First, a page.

News in brief

September 6, 2012

United States

Premature litigation

A federal judge has dismissed a lawsuit issued by a US college against the Obama administration's "contraception mandate". District judge Ellen Segal Huvelle rejected Wheaton College's claim against the federal requirement that the evangelical Christian institution offer employees health insurance that covers the cost of contraception. The decision comes just two weeks after the college was granted an additional year to meet the requirement, the Chicago Tribune newspaper reported. The judge ruled that the lawsuit was premature because the government would not enforce the mandate until August 2013 and had promised to revise it to accommodate some religious institutions before it goes into effect.


Waltzing towards the target

More than half of Australian 15-year-olds are planning to go to university and more than 40 per cent of 19-year-olds have degrees or are on their way to obtaining them, data show. Figures from a study by the Longitudinal Surveys of Australian Youth, a research programme, suggest that the country could easily hit the government's target for 40 per cent of young adults to have higher qualifications by 2025. The survey, which tracks the education and careers of around 14,000 young people from the age of 15, reveals that aspirations to enter university among those measured jumped from 49 to 60 per cent between 1998 and 2003, before levelling to the mid-50s in 2006 and 2009, The Australian reported. Attainment rates are also improving, the survey suggests.


He's not the boss of us

A Canadian university has rewritten a controversial donor agreement for its fledgling political management programme to make it clear that a wealthy patron does not have final say on the hiring of staff or on the contents of the curriculum. Carleton University's decision comes after it kept hidden for a year the details of a C$15 million (£9.6 million) deal with Calgary businessman Clayton Riddell. When the agreement became public knowledge earlier this year, academics and the Canadian Association of University Teachers protested, labelling it a major infringement on academic freedom, The Globe and Mail newspaper reported. Roseann O'Reilly Runte, Carleton's president, released a rewritten clause in the donor deal while lauding the school's "cross-partisan" master's programme, which is designed to train political staff for government-related work. Academics had complained that the programme's five-person steering committee - dominated by Mr Riddell's non-academic appointees - was evidence that Carleton had failed to understand "what a university should represent". Dr Runte noted that the committee no longer had the power to "approve" key hiring and curriculum decisions, but still provided "timely and strategic advice".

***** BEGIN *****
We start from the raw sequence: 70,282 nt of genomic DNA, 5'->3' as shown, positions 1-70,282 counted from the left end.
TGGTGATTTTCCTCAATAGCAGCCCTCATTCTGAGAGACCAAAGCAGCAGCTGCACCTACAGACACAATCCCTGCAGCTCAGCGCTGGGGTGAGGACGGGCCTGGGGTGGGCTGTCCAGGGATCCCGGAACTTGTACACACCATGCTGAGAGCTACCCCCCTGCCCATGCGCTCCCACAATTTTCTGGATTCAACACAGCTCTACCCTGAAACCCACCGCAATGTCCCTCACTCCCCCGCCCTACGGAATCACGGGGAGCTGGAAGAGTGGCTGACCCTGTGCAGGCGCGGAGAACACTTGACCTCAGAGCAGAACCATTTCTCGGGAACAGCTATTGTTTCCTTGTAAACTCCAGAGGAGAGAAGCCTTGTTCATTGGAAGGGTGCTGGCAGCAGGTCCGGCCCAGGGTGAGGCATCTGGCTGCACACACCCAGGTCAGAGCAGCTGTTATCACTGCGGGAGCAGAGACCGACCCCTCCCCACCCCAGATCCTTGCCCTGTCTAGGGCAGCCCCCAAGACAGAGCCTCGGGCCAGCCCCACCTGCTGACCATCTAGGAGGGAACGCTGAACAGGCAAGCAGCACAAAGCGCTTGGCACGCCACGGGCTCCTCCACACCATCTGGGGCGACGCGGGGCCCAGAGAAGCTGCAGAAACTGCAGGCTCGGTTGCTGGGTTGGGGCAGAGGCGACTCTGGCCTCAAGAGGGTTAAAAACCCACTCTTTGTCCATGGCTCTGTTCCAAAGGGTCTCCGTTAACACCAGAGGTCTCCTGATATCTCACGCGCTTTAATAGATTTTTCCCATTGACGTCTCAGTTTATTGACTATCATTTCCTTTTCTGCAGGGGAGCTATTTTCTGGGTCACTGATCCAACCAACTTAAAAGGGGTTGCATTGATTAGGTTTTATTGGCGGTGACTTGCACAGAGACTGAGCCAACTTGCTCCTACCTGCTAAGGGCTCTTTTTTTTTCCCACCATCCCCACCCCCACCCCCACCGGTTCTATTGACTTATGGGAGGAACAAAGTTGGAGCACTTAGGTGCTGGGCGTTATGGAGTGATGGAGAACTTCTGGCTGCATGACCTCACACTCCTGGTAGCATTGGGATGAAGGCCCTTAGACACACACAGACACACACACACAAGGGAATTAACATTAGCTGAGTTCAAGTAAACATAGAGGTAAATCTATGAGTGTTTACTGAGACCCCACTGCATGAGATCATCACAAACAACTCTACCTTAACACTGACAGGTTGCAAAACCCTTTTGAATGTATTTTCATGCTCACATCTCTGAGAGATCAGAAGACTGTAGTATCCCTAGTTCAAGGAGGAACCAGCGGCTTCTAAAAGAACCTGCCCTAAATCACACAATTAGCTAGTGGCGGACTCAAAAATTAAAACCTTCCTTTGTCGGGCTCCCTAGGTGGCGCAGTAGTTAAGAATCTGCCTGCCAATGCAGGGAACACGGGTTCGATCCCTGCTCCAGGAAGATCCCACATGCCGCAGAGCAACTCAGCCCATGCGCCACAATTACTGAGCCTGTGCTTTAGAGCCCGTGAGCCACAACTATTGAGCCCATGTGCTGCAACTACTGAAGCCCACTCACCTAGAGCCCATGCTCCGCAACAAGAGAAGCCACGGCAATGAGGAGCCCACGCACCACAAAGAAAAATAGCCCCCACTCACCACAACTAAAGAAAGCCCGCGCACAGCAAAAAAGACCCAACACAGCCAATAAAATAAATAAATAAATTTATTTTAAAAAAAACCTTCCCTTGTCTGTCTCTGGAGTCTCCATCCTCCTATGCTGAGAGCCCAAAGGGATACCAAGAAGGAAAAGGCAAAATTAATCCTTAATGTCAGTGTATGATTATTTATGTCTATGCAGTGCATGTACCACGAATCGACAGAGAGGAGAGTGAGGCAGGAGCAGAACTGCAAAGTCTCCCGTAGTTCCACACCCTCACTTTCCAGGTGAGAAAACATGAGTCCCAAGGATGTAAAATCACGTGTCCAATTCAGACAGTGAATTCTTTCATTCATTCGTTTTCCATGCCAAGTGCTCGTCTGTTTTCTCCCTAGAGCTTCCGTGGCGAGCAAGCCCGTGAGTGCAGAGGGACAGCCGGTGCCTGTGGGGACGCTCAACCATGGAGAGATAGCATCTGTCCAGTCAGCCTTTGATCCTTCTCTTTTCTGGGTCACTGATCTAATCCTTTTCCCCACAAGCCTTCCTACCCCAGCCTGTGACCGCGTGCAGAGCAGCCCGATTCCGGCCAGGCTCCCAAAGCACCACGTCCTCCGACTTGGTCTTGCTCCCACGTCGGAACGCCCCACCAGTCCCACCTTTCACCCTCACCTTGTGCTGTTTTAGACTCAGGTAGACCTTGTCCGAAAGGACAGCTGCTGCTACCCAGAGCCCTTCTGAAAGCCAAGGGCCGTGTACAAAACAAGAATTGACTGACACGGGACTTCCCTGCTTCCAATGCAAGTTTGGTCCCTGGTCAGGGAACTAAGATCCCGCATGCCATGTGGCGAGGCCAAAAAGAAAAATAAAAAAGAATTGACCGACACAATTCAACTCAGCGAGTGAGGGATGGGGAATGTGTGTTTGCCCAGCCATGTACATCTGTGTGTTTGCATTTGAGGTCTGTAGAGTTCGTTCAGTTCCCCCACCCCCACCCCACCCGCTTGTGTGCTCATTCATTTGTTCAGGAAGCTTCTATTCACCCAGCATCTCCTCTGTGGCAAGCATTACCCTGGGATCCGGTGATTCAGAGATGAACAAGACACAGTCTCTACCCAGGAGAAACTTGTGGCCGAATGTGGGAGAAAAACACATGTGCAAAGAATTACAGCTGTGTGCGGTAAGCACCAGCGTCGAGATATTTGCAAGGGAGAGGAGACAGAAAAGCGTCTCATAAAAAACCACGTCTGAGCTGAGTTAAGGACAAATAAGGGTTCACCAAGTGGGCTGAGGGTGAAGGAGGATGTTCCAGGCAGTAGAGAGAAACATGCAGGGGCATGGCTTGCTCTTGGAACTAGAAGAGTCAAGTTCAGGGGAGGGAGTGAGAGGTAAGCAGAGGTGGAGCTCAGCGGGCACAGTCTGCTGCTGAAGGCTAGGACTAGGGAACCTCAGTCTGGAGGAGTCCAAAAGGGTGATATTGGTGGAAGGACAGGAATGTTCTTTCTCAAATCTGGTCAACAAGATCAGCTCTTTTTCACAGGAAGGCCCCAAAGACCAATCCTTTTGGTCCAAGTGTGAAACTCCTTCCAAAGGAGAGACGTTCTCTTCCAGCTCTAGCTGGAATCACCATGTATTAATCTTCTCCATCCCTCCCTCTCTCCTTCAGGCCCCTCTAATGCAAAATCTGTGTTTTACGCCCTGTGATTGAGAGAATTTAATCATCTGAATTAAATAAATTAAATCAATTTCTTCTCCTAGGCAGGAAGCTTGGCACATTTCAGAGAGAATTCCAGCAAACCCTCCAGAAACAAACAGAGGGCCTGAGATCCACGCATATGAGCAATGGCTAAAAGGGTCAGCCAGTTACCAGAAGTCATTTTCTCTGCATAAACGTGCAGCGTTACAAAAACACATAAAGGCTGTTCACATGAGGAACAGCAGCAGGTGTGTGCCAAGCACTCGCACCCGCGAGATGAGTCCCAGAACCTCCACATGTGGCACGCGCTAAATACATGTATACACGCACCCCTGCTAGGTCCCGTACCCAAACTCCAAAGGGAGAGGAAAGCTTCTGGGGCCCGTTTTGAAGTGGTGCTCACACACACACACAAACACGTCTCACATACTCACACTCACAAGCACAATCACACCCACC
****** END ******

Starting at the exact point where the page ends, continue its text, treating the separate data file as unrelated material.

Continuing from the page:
V-c out!

An African university has suspended its vice-chancellor and 11 other officials after industrial action by staff. The council of Kyambogo University in Uganda took the decision after strikers called for Isaiah Omolo Ndiege, Kyambogo's vice-chancellor, to stand down. The staff accused Professor Ndiege of a lack of respect for the governing council and mismanagement of the institution, the website reported. The council ruled that Professor Ndiege be given seven days' notice to step aside so that they could investigate the strikers' accusations. The other officials suspended include the university secretary, the academic registrar and the dean of students.


Empty chairs at empty colleges

More than 70 per cent of the places in 20 engineering colleges set up in India this year remain vacant. According to data from Tamil Nadu Engineering Admissions and the Technocrats India College Finder, students are opting to attend more established universities, The Hindu newspaper reported. "In some colleges, the vacancy position goes beyond 90 per cent," said D. Nedunchezhian, a consultant at Technocrats. The All India Council for Technical Education approved 32 new colleges this year, 20 of them engineering institutions.

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